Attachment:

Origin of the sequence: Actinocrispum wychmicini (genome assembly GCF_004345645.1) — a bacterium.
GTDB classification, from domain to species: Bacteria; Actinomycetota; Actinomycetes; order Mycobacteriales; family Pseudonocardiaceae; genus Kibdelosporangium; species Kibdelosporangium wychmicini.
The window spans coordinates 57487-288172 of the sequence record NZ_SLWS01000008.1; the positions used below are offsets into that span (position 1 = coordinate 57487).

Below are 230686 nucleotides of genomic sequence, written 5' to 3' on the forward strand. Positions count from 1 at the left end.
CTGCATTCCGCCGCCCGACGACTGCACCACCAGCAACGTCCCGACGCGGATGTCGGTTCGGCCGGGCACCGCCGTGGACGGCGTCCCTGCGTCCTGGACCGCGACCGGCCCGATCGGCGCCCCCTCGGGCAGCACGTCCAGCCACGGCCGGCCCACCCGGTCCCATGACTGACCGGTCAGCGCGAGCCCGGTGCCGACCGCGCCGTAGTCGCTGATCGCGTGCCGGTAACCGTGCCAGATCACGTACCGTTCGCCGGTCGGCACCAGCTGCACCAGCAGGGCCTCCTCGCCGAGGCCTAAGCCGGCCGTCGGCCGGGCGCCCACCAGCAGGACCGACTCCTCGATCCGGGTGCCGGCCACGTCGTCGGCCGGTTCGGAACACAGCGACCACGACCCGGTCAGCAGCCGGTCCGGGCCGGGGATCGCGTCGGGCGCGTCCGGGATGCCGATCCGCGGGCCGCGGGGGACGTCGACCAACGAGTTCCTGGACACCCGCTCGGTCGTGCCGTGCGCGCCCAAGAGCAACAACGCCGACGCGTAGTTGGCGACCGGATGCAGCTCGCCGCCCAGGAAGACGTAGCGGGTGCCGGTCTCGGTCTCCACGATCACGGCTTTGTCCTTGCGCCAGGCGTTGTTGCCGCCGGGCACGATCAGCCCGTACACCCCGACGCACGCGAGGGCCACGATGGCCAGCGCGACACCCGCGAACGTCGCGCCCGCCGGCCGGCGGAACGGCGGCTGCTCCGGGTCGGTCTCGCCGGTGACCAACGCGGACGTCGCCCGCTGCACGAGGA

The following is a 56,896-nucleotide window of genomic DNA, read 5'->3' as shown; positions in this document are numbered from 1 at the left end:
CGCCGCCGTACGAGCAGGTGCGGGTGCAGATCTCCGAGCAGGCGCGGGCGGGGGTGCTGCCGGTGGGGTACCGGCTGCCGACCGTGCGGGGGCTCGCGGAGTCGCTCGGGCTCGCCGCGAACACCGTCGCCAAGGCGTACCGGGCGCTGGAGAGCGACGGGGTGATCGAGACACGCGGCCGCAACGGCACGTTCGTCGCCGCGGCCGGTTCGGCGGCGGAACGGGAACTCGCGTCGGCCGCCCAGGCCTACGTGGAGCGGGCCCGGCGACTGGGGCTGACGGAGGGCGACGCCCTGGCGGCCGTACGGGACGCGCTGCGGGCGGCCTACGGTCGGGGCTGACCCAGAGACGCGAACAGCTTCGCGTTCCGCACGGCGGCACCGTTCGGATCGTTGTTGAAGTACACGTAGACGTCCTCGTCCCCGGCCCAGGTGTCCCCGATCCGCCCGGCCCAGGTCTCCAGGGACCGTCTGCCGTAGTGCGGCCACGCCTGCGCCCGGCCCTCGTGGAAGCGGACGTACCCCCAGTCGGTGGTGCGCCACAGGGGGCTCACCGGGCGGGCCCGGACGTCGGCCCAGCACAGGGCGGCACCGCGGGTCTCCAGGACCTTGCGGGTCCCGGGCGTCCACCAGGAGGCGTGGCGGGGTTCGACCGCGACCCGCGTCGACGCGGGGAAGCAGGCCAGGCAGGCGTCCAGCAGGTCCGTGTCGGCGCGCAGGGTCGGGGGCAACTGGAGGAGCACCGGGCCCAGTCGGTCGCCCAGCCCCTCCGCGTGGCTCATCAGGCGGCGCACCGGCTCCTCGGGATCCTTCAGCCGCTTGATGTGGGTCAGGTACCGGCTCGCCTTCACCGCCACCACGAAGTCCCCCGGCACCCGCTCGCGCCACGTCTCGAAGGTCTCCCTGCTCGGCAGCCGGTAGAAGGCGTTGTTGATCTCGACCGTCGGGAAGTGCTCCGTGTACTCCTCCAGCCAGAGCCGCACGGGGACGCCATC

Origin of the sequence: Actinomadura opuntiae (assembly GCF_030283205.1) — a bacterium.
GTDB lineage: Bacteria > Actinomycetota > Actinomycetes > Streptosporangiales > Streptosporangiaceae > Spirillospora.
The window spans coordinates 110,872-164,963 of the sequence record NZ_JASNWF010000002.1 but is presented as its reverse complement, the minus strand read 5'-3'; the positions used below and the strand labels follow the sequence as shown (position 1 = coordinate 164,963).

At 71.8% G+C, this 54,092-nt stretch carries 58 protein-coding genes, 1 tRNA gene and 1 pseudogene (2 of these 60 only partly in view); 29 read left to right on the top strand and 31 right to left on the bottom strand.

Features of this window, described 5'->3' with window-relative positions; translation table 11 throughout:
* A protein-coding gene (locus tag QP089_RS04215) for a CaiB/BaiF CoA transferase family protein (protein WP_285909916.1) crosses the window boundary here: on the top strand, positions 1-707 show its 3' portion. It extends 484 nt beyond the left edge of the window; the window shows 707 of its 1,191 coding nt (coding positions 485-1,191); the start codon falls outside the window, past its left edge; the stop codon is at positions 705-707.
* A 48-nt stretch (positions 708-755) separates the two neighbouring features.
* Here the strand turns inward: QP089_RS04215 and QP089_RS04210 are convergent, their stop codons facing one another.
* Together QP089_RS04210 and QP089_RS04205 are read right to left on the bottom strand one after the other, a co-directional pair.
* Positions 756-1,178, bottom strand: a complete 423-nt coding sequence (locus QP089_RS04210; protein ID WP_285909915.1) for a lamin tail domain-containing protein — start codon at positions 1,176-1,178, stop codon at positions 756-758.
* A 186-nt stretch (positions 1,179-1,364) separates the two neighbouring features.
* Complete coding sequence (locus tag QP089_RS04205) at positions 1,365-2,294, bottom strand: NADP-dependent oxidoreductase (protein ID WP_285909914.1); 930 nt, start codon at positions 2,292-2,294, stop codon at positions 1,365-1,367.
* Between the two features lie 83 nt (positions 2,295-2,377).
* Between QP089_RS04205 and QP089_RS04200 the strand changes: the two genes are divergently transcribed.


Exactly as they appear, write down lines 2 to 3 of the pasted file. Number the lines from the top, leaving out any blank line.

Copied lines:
GTDB classification, from domain to species: Bacteria; Actinomycetota; Actinomycetes; order Mycobacteriales; family Pseudonocardiaceae; genus Kibdelosporangium; species Kibdelosporangium wychmicini.
The window spans coordinates 57487-288172 of the sequence record NZ_SLWS01000008.1; the positions used below are offsets into that span (position 1 = coordinate 57487).